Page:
“Whether you’re on the left or right side of the aisle, it’s imperative that we take a pretty hard, unvarnished look at our heroes these days.”
A fine political drama lost in a state of cognitive dissonance regarding the portrayal of Ted Kennedy as victim or culprit. A story of about the value of optics being largely disregarded by the current president and the role of the press to piece together any semblance of truth for the public to make informed decisions. All these themes were incidental to a biographical picture of a man who frankly failed to exude the charisma or intellectual utility for a full feature. A man who appeared to be the bottom fruit of an otherwise golden family tree. What he became is foundational to how he was protected after his seeming incompetence got a woman killed.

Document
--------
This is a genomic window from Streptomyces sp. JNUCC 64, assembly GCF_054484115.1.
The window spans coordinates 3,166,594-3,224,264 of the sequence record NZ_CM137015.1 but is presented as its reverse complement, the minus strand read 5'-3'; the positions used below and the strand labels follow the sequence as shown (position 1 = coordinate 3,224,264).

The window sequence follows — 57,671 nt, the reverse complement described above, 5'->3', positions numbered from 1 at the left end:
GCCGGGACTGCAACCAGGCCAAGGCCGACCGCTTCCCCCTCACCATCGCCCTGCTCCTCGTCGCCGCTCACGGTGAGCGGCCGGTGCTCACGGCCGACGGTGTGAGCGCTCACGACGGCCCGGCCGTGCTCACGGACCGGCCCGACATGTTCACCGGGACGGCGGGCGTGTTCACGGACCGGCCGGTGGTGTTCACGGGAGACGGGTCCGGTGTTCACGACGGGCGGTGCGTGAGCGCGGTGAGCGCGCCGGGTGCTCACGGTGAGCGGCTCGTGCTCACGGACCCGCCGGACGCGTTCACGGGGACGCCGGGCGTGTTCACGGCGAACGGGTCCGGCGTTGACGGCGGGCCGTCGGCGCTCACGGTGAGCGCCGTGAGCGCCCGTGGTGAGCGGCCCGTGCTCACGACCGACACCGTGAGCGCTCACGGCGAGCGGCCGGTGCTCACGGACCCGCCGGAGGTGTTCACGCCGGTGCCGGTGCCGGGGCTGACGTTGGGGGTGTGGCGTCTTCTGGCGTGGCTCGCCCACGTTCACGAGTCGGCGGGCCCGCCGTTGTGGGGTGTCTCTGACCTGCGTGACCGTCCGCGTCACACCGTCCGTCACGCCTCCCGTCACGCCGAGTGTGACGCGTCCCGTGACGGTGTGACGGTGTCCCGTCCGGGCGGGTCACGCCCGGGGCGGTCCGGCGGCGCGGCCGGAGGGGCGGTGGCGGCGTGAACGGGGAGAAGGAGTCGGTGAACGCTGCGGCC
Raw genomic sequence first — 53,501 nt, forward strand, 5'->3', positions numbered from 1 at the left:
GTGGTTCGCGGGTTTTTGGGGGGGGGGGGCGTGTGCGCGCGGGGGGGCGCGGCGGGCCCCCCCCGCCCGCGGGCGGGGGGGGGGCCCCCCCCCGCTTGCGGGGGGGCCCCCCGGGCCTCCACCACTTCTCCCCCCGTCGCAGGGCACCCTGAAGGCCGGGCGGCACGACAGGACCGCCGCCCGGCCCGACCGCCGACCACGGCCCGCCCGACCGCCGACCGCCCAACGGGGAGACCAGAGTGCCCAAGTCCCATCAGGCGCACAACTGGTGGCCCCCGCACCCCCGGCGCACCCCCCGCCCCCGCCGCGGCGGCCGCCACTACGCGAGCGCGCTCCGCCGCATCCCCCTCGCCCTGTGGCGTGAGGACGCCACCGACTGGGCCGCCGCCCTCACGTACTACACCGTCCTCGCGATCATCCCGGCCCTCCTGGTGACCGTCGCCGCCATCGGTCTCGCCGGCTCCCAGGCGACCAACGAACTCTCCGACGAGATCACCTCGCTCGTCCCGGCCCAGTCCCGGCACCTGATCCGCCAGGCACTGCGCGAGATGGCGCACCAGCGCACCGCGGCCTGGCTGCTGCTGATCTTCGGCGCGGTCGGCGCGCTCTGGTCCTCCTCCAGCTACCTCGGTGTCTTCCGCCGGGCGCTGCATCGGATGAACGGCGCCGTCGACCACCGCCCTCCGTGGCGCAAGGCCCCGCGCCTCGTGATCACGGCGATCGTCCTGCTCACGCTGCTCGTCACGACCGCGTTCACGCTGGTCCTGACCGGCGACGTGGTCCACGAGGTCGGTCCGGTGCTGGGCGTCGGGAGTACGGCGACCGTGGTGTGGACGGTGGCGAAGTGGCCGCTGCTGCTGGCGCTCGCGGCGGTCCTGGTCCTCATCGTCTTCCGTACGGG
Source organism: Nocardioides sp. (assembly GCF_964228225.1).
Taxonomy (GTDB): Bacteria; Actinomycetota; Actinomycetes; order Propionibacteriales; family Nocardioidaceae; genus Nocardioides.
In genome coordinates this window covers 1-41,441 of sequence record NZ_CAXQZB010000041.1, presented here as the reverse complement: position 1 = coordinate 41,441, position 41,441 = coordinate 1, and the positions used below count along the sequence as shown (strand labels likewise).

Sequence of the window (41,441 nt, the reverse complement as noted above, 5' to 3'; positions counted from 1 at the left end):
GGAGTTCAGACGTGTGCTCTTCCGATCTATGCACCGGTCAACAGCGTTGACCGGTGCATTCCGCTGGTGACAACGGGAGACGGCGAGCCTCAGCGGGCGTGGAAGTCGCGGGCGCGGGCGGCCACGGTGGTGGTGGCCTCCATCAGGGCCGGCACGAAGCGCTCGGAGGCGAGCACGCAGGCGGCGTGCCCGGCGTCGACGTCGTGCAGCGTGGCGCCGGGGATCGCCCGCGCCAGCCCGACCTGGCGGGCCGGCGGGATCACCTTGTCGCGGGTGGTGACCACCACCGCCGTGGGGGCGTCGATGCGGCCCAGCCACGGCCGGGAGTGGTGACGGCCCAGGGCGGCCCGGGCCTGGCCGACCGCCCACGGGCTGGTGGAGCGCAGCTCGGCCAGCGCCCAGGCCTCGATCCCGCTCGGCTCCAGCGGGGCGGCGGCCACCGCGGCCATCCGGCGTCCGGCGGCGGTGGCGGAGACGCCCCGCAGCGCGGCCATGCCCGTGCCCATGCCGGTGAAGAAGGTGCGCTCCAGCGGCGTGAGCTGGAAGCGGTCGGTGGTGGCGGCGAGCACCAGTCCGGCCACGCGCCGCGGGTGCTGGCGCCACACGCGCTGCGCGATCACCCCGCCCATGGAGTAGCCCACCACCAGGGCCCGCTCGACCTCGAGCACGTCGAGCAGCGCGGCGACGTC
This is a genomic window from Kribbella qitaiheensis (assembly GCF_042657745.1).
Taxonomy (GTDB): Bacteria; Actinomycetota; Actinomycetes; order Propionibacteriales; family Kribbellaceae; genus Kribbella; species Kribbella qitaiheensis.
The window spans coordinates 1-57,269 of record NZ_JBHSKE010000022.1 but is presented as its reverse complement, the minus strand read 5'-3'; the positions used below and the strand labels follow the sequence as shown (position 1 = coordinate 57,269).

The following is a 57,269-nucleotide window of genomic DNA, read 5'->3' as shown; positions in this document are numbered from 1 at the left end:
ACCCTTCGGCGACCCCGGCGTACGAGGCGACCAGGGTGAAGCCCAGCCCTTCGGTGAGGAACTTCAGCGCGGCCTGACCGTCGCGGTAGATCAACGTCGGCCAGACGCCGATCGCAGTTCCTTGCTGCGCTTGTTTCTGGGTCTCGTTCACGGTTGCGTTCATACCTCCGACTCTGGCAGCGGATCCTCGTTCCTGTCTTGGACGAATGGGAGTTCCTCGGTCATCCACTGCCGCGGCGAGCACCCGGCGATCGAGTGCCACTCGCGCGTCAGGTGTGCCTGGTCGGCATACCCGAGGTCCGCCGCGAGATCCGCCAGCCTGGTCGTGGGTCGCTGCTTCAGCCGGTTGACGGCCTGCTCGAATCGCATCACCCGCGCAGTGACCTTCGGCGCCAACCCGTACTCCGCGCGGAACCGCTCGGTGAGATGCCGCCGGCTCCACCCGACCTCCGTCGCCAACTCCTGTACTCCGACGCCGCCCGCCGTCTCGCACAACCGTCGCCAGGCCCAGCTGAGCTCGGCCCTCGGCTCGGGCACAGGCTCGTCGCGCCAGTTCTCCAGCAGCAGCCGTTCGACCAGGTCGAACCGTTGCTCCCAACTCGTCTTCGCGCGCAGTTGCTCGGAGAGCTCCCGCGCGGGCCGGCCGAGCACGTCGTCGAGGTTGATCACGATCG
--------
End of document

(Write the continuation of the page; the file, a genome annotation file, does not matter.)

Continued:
Chappaquiddick tells the story of when Senator Ted Kennedy careened a car off a bridge, killing passenger Mary Jo Kopechne — who worked for his brother’s campaign — later pleading guilty of leaving the scene of a crime, claiming loss memory, shock, and all the rest of the contrivances. Kennedy refused to resign, letting the people of Massachusetts decide his fate based on public perceptions crafted by Kennedy’s own people.
As one source describes it well: it was intended to be a film about “the disposability of women, the impossible expectations of the Kennedy family, how power gets abused, and the role of the media in hiding or exposing political scandal.” Most of that was mentioned in passing, but if writers Taylor Allen & Andrew Logan had the requisite competence, they would have dug deeper into the context that it deserved instead of making background references to main events surrounding the expectations of the Kennedy-Patriarch, the moon landing, and the role of public opinion in the life of a politician.